Tuesday, May 09, 2006

Different Flavors of Journals in Moodle

I last wrote that we were trying to use the assignment module as a tool for the ongoing journaling between each student and myself. I liked the privacy and that the text fields didn't become increasing narrow as the replies nested. Unfortunately, even when I selected the options for my comments to be in-line, it didn't work. My comments would not intersperse between their comments and the children found the whole venture very confusing.

Thankfully, pdzone left me a comment to my earlier post, suggesting I try the wiki module for my journals. I set it up with each student having their own wiki. The wikis are private; only the student and I can see or edit the wiki.

The students were glad we were abandoning the assignment-style journals and they loved the term wiki-wiki, so they were game to give it a try. Thus far, the wiki seem to be working. Students were a bit confused at first about how to add to the journal- the edit button wasn't an obvious choice, since in their minds, they weren't editing.

Students were also confused by what they saw after hitting the edit button. The cause of the problem is that to make the journals easier to read, I make my replies italic and blue-- the students are using an older web browser that doesn't give them formatting options. Since my text is formatted, when students click the edit button, my posts are encased in html coding. However, I showed them how to just click at the top of the edit box, add a few blank rows, and type their response, and they quickly adapted.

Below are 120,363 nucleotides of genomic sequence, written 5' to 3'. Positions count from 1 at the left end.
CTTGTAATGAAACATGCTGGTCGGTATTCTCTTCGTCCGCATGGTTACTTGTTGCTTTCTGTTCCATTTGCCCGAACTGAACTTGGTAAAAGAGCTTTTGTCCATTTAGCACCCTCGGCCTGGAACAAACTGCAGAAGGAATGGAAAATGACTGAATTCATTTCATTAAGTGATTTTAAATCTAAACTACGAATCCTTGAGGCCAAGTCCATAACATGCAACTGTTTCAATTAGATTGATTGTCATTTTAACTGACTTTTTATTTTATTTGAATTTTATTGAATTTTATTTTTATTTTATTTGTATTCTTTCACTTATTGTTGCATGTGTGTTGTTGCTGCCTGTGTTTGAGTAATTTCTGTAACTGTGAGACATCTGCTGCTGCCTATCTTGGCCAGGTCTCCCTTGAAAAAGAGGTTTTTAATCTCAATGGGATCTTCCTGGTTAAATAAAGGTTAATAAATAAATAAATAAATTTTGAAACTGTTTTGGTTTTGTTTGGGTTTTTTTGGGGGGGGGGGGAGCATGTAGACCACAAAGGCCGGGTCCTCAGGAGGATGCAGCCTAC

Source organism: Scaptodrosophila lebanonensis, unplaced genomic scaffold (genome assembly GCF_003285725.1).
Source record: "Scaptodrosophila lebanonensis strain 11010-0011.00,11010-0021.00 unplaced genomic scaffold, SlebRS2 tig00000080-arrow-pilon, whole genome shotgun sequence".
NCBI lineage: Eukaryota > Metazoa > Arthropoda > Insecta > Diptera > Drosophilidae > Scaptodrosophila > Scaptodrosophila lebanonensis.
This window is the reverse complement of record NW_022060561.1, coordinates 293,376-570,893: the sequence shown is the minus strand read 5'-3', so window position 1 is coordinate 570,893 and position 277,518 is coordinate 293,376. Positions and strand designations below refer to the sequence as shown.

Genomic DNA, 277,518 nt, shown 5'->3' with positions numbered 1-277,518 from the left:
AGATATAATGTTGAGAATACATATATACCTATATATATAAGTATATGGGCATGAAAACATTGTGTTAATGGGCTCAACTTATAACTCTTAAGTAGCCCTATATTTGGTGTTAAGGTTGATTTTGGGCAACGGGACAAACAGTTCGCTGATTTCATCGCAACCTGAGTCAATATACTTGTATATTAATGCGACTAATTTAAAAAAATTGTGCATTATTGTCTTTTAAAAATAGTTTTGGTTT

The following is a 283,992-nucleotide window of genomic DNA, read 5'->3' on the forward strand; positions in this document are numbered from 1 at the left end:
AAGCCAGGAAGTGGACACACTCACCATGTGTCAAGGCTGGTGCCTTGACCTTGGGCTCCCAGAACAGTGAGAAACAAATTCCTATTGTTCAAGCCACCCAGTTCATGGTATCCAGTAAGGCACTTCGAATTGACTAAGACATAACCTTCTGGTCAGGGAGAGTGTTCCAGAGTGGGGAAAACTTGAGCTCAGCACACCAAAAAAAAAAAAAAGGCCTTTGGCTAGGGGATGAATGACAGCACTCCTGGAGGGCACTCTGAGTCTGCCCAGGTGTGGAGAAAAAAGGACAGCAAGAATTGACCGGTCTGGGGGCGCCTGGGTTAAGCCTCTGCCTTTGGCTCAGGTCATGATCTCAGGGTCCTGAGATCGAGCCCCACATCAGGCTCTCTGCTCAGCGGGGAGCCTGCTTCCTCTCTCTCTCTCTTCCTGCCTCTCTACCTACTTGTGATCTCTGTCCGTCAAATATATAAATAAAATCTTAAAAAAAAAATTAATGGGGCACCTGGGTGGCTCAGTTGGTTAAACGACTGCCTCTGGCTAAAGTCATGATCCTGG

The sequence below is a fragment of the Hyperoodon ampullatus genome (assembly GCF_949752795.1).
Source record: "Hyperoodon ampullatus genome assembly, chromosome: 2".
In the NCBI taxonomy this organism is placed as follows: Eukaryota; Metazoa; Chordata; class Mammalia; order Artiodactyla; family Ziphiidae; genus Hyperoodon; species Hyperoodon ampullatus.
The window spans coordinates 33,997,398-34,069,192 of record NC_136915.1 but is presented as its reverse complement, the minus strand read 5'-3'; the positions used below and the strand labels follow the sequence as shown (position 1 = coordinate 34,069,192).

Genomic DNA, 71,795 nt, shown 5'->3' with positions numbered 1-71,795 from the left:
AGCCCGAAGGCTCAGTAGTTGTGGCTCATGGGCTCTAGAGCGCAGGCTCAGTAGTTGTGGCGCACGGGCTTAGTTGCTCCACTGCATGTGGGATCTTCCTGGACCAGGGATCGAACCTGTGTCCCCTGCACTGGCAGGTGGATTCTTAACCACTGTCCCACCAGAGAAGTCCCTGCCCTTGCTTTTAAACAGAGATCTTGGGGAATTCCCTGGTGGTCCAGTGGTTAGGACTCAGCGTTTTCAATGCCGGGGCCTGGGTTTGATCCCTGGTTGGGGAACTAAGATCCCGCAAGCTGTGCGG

Our only real difficulty came last weekend when I went to make my first replies. I was using Firefox version It appears that this new version doesn't play well with the Moodle wiki. I could start new wikis using it, but if I tried to edit an existing wiki, my additions disappeared when I hit the save button. After a frustrating ten minutes, I thought to switch to Netscape. This solved the problem.

I am excited that the wiki option is working because it is quicker; I spend less time waiting for Moodle pages to load. It seems to meet all our needs and since the pages don't fill as quickly, I won't need to keep switching us to a fresh set up. This is important since my students want to continue journaling after the school year is over. I love the idea, but don't want to spend a lot of time on upkeep. Now the challenge is to see if edit notification is available via email or RSS.